Annual Reporting: After completion of the offering, the issuer will be required to file annual financial reports with the SEC, subject to any exceptions or phase-out periods that the SEC may implement

Offering Through Portal or Broker/Dealer: The offering must be conducted through a qualifying crowdfunding “portal” or through a registered broker/dealer

Limits on Advertising: The placement may not be publicly advertised, other than by posting notices directing prospective investors to the crowdfunding portal or broker for more information

Limits on Intermediaries: The issuer may not compensate third parties for promoting the offering without complying with prominent disclosure requirements to be further defined by the SEC

Lock-up Requirement: Investors in crowdfunded offerings are required to agree to not resell the purchased securities for a period of 12 months, other than to accredited investors or affiliated persons, or pursuant to a registered public offering

Issuer Qualifications: To qualify for the crowdfunding exemption, an issuer must be organized in the United States, not currently be subject to public reporting requirements under the Securities Exchange Act, and not be a regulated investment company under the Investment Company Act of 1940

The legislation leaves it to the SEC to define many of the specifics of how crowdfunding mechanisms may be employed. The precise contours of permissible crowdfunded offerings will therefore emerge only after final SEC rulemaking.

Crowdfunding Portal Requirements

The crowdfunding model as defined by Congress will rely heavily on the emergence of crowdfunding portals, which portals will be the primary mechanism by which securities are offered to the public. The CROWDFUND Act does not require that crowdfunding portals register as broker/dealers, so long as they comply with requirements enumerated in the CROWDFUND Act and additional regulations that the SEC may implement.

These requirements of the Act include:

Registering with an applicable self-regulatory organization (efforts to form one or more such organizations are reportedly currently underway)

Providing investors with disclosures and education materials regarding investment risks
Implementing mechanisms to ensure that investors review and confirm their understanding of the disclosures in the issuer offering materials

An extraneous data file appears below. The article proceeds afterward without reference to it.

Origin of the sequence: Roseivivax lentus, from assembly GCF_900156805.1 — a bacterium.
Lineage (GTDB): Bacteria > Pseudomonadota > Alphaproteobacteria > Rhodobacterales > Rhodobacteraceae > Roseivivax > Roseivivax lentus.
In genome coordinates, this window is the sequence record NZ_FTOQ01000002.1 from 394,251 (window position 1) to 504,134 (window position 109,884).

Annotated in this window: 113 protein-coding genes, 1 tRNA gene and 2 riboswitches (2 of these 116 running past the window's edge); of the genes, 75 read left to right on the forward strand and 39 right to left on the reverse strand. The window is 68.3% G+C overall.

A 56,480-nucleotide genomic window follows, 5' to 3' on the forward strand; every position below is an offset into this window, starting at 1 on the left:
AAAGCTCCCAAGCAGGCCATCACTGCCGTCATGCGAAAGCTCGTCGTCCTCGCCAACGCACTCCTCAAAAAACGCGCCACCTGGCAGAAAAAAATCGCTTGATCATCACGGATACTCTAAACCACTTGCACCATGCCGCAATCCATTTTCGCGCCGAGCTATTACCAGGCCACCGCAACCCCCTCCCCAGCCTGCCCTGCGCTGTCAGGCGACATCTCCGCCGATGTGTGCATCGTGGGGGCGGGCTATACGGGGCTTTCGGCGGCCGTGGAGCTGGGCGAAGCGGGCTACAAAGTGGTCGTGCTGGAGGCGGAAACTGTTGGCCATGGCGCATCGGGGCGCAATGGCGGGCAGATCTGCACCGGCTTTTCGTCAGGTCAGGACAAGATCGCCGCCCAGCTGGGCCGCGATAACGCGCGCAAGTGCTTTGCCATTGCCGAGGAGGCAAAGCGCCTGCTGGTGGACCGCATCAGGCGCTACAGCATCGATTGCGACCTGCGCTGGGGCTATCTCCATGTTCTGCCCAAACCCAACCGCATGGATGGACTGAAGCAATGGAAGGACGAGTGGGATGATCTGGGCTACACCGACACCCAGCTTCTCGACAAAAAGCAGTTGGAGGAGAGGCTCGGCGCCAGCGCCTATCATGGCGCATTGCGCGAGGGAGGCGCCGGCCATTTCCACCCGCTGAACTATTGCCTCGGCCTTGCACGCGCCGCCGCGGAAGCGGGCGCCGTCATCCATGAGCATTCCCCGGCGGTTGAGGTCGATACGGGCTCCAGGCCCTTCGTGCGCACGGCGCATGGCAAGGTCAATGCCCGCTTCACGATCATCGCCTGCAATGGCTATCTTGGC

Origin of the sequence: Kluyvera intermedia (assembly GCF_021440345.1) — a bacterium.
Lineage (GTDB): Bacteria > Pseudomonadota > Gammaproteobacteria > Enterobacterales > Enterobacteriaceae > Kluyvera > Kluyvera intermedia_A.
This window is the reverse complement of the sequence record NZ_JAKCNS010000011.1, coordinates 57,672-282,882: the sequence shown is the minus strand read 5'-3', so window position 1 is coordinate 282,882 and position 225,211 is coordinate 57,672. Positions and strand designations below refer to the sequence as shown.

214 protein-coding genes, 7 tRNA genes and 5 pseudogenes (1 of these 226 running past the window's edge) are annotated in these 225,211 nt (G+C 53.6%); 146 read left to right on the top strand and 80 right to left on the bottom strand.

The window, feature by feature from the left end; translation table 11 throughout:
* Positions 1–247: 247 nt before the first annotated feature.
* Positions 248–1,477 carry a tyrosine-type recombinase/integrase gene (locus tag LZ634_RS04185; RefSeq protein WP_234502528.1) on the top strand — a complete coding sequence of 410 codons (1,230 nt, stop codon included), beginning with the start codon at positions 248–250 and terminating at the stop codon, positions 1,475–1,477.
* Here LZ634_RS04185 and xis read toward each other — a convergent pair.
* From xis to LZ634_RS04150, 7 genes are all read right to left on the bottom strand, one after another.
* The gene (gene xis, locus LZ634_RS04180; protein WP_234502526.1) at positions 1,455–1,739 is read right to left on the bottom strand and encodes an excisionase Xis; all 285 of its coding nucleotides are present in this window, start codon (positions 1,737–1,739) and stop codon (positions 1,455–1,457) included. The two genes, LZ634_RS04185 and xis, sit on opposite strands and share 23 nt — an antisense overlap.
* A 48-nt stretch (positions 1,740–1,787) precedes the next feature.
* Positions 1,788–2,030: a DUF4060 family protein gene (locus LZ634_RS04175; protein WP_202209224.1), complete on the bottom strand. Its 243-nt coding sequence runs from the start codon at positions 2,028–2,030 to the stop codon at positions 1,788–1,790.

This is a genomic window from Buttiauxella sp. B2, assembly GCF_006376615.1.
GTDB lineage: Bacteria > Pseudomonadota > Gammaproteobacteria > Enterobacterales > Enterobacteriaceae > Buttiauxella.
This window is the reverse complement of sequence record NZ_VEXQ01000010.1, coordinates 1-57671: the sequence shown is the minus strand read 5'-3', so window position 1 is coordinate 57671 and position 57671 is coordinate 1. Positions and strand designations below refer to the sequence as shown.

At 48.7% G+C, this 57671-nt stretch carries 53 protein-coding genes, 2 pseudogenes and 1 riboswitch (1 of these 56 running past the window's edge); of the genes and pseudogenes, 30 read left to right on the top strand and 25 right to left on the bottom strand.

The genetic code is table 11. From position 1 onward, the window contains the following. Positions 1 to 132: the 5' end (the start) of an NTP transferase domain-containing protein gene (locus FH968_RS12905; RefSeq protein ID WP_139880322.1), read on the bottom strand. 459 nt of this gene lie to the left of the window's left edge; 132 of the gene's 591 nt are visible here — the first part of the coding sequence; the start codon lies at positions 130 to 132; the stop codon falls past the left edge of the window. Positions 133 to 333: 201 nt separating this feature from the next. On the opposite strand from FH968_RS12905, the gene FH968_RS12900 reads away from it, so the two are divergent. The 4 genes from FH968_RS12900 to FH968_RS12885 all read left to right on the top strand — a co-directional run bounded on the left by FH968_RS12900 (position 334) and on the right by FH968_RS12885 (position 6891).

Taking measures to reduce the risk of fraud (such measures to be further defined by the SEC)

Regulating the receipt and holding of investor funds, such that investor funds are released to the issuer only when the issuer’s defined investment “target” is met for the offering

Taking measures to ensure that individual investors do not exceed their applicable investment limitations under the Act

No compensation for promoters, finders or lead generators for sourcing and identifying investors to the portal

Barring officers, directors and partners of the portal operator from holding any financial interest in an issuer

State Securities Law Preemption

The CROWDFUND Act limits the extent to which issuers in crowdfunded offerings and crowdfunding portals must comply with state securities registration requirements. States are pre-empted from charging filing fees in connection with crowdfunded offerings, with the sole exception of any state in which purchasers of 50% or more of the securities sold in an offering reside. The ability of state securities regulators to undertake enforcement actions is largely preserved.

Trading Platforms Exempted from Broker/Dealer Regulations

The CROWDFUND Act exempts online services that facilitate placement or trading of securities from being classified as securities brokers or dealers, thereby exempting them from the SEC registration and reporting requirements that would otherwise apply. Services exempt under this provision include companies providing due diligence review tools and standardized transaction documentation. In order to fall within the exemption, providers must observe defined restrictions on their activities, including refraining from charging commissions for the purchase and sale of securities or holding possession of customer funds or securities.

Alternative Liability Standards

The legislation defines a different liability standard for claims brought by investors against issuers of securities in crowdfunded offerings. Such issuers are liable for investor losses arising out of material misstatements or omissions in any written or oral communications made in connection with their offering, provided that the investor did not know of the misstatement or omission. The issuer may defend against such claims if it can show that it (including its directors and senior officers) did not know, and could not have known in the exercise of reasonable care, of the material misstatement or omission.


While certain provisions of the JOBS Act will take effect immediately when the legislation is signed into law by the president, many of the material aspects of the Act will require further rulemaking from the SEC to take effect.

The Commission is required to release enabling rules in as little as 90 days after enactment with respect to certain aspects of the legislation, including general solicitation rules for private offerings under Regulation D. The SEC has up to 270 days to release rules for other portions of the Act, including the crowdfunding exemption and crowdfunding portal regulations. Accordingly, assuming the JOBS Act is signed into law in its current form, as a practical matter, certain of the new offering exemptions should first become available to issuers in early 2013.

The full text of the JOBS Act can be found here.


Ramsey Hanna
Partner, Century City
+1 310 734 5407

Gerard S. DiFiore
Partner, New York
+1 212 549 0396

Deborah L. Gunny
Partner, Century City
+1 310 734 5238

John M. Iino
Partner, Los Angeles
+1 213 457 8025

Aron Izower
Partner, New York
+1 212 549 0393 Donald C. Reinke
Partner, Silicon Valley
+1 650 352 0532 Allen Z. Sussman
Partner, Los Angeles
+1 213 457 8030